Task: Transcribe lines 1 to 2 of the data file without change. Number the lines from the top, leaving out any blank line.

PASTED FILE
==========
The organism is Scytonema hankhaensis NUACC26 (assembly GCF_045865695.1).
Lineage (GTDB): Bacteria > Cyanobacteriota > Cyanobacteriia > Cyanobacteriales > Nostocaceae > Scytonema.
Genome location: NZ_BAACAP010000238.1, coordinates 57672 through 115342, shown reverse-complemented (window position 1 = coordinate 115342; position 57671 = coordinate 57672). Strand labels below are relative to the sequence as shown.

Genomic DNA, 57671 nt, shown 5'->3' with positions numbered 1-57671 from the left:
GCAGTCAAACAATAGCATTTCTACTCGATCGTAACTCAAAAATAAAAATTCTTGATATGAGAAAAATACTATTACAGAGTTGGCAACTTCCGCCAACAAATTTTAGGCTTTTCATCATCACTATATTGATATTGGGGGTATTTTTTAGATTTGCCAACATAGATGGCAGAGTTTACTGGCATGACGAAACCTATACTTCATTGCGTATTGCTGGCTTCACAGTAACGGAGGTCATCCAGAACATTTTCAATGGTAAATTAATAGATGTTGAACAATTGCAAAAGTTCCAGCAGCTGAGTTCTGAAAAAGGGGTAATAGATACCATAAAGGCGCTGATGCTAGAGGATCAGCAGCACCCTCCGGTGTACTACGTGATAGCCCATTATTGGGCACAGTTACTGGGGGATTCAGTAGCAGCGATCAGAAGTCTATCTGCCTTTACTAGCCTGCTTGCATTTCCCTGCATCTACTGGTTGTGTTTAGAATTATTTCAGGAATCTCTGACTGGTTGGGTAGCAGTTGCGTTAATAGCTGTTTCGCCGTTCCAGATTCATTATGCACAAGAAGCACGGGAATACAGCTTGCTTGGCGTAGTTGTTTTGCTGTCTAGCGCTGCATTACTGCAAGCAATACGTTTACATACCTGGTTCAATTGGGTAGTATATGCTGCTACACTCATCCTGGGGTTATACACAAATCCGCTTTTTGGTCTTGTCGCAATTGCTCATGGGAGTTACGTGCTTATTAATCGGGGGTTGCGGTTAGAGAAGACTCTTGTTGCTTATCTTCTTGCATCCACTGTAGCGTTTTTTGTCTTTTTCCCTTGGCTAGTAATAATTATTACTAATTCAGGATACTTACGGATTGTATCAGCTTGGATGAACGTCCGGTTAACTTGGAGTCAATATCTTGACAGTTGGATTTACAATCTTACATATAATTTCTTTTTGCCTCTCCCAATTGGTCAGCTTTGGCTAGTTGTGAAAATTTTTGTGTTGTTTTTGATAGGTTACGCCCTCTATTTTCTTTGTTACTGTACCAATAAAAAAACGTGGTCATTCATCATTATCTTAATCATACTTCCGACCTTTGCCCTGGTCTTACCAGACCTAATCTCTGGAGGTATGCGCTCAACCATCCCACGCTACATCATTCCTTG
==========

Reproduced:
The organism is Scytonema hankhaensis NUACC26 (assembly GCF_045865695.1).
Lineage (GTDB): Bacteria > Cyanobacteriota > Cyanobacteriia > Cyanobacteriales > Nostocaceae > Scytonema.